CCS: A trailblazer for net zero
Four hypotheses on how CCS will play a crucial role in meeting German and European climate targets if the right policy framework is set.
The world is rapidly changing. In particular, climate change poses major challenges for our society, economy, and prosperity. To tackle these challenges, we need a mix of innovative and climate-friendly technologies that quickly and effectively reduce emissions – without jeopardizing Germany and Europe’s industrial competitiveness.
Carbon capture and storage (CCS) is one such technology and is already available, safe, reliable, and affordable. CCS involves capturing CO2, for example from power plants or industrial facilities, and storing it long-term in underground geological structures, such as depleted offshore oil and gas reservoirs. CCS enables reliable and low-cost decarbonisation of sectors with CO2 emissions that are difficult or impossible to avoid. One example is the steel industry. 85,000 people are directly employed in the German steel industry, with four million indirectly employed in wider industry.1 Using CCS to enable low carbon steel manufacturing will help secure the industry’s competitiveness in the coming decades.
In parts of Europe CCS has already been implemented or is undergoing trials. It is now time for a pan- European policy framework to tap the potential this technology offers and to make the vision of net zero a reality in Europe.
In the following four hypotheses, we explain how CCS will play a crucial role in meeting German and European climate targets: if the right policy framework is set.
#1: Europe will only achieve its ambitious climate targets with CCS.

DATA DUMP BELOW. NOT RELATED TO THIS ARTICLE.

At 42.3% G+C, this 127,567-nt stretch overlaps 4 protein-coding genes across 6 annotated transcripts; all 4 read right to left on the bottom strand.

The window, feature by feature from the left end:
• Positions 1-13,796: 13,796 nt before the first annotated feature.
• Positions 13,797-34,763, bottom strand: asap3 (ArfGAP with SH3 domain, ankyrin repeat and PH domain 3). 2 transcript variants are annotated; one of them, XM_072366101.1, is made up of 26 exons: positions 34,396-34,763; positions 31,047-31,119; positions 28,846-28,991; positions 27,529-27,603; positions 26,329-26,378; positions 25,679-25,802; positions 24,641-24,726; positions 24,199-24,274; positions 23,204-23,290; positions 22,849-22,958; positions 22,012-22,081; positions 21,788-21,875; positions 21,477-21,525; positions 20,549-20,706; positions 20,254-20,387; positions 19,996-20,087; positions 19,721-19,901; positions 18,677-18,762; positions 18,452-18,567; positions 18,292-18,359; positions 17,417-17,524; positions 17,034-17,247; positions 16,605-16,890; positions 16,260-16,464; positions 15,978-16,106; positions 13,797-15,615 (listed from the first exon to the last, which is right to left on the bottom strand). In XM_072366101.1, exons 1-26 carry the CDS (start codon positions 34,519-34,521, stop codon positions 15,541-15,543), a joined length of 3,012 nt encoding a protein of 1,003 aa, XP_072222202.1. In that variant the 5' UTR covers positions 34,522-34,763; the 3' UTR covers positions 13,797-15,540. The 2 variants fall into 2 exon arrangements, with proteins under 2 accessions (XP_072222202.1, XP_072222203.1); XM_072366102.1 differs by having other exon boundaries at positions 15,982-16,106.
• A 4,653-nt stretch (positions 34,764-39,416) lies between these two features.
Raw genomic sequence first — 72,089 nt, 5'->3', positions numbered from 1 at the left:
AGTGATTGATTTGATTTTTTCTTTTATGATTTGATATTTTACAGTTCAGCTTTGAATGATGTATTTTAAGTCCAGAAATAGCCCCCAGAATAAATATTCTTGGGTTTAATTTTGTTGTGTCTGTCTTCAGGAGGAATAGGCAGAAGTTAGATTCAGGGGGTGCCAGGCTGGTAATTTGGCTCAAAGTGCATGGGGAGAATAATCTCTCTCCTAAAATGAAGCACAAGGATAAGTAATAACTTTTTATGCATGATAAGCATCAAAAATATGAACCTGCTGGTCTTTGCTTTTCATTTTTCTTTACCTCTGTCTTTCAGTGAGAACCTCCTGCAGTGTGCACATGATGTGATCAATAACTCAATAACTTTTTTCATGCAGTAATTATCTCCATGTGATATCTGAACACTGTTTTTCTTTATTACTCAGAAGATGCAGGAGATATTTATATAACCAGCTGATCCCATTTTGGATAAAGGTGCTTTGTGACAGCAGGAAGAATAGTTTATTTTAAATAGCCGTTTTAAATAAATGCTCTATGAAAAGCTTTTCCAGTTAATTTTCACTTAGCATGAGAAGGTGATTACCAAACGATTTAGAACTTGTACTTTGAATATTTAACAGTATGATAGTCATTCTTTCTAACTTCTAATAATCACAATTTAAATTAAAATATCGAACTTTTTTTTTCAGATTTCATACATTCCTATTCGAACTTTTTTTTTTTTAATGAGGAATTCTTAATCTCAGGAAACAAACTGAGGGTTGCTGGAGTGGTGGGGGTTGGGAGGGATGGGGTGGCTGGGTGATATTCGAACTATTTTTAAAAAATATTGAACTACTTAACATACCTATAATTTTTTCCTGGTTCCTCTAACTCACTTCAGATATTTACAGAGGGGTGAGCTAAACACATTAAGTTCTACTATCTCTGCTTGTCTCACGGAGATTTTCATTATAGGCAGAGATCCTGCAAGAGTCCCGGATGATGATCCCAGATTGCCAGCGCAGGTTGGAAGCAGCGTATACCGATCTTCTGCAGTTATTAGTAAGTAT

We cannot wait any longer: it is high time we use all available tools to protect the climate quickly and effectively. By capturing CO2 in industry and in power and hydrogen generation, and by storing it safely underground, we can remove up to 95% of the CO2 produced from the atmosphere and bind it permanently.2 The International Energy Agency3 (IEA), among other leading organizations, therefore believes CCS will play a key role in climate protection – and emphasizes that ambitious climate targets cannot be achieved without it.
In the future, carbon dioxide must also be actively removed from the atmosphere in order to reach net zero (by means of ‘direct air’ carbon capture plants, for example). In the long term, CCS is the only available technology which can deliver these ‘negative’ emissions.
#2: CCS enables net zero in industry.
Approximately 10% of Germany’s annual greenhouse gas emissions cannot be cut by means of avoidance measures. In several industries that are especially important for Germany, such as steel, cement, chemicals and agriculture, there are processes that cannot be made emission-free in the foreseeable future.
For example, the International Renewable Energy Agency (IRENA) believes that cement industry emissions can only be reduced by around 40% through the use of renewable energies. Such unavoidable emissions can be stored underground thanks to offshore CCS. CCS thus enables low-cost decarbonisation, safeguarding important industrial locations and jobs in Germany and Europe as a result.
#3: Europe can become the CCS frontrunner with the support of policymakers.
CCS is a tried-and-proven option for protecting the climate and is already in use. European companies, including Wintershall Dea, have the technological expertise and the required deep reservoirs to safely implement offshore CCS. The potential is particularly great in the North Sea countries: the Netherlands, Denmark, the UK and Norway. Estimated European storage capacity is around 134 gigatons of CO24 – more than 50 times as much as Europe’s emissions in 2020. Wintershall Dea is actively pursuing options. In a feasibility study in Norway, we aim to show that up to 50 million tonnes of CO2 could be stored in the Brage oil field alone.
Given this excellent starting position, Europe can occupy a pioneering international role in developing key climate-friendly technologies. For that to be achieved, Berlin and Brussels must acknowledge that CCS is a core component of the energy transition. The ban on offshore CCS in Germany must be lifted so that this technology can reach its potential in Germany, too. In addition, any concept for effective climate protection must have an international dimension. Consequently, cross-border transportation and storage of CO2 must be regulated in a way that ensures openness to innovation.
#4: CCS paves the way for a transition to a future hydrogen market.